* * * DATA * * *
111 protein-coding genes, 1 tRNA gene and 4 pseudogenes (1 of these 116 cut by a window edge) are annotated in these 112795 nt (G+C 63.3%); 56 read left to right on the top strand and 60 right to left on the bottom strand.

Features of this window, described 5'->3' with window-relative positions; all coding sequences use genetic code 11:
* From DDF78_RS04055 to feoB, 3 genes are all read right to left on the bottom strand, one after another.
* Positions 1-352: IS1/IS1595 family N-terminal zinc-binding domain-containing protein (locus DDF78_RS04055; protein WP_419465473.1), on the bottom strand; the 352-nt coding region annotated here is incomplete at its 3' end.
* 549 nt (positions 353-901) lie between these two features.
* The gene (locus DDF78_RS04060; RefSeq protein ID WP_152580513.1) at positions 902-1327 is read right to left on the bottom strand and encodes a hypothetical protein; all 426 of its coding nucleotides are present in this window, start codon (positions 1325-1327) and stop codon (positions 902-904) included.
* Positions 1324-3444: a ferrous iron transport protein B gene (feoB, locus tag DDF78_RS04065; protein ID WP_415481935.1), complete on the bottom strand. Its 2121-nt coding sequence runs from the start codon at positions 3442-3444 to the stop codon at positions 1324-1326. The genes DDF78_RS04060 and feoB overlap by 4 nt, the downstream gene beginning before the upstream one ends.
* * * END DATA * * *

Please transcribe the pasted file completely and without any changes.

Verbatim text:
111 protein-coding genes, 1 tRNA gene and 4 pseudogenes (1 of these 116 cut by a window edge) are annotated in these 112795 nt (G+C 63.3%); 56 read left to right on the top strand and 60 right to left on the bottom strand.

Features of this window, described 5'->3' with window-relative positions; all coding sequences use genetic code 11:
* From DDF78_RS04055 to feoB, 3 genes are all read right to left on the bottom strand, one after another.
* Positions 1-352: IS1/IS1595 family N-terminal zinc-binding domain-containing protein (locus DDF78_RS04055; protein WP_419465473.1), on the bottom strand; the 352-nt coding region annotated here is incomplete at its 3' end.
* 549 nt (positions 353-901) lie between these two features.
* The gene (locus DDF78_RS04060; RefSeq protein ID WP_152580513.1) at positions 902-1327 is read right to left on the bottom strand and encodes a hypothetical protein; all 426 of its coding nucleotides are present in this window, start codon (positions 1325-1327) and stop codon (positions 902-904) included.
* Positions 1324-3444: a ferrous iron transport protein B gene (feoB, locus tag DDF78_RS04065; protein ID WP_415481935.1), complete on the bottom strand. Its 2121-nt coding sequence runs from the start codon at positions 3442-3444 to the stop codon at positions 1324-1326. The genes DDF78_RS04060 and feoB overlap by 4 nt, the downstream gene beginning before the upstream one ends.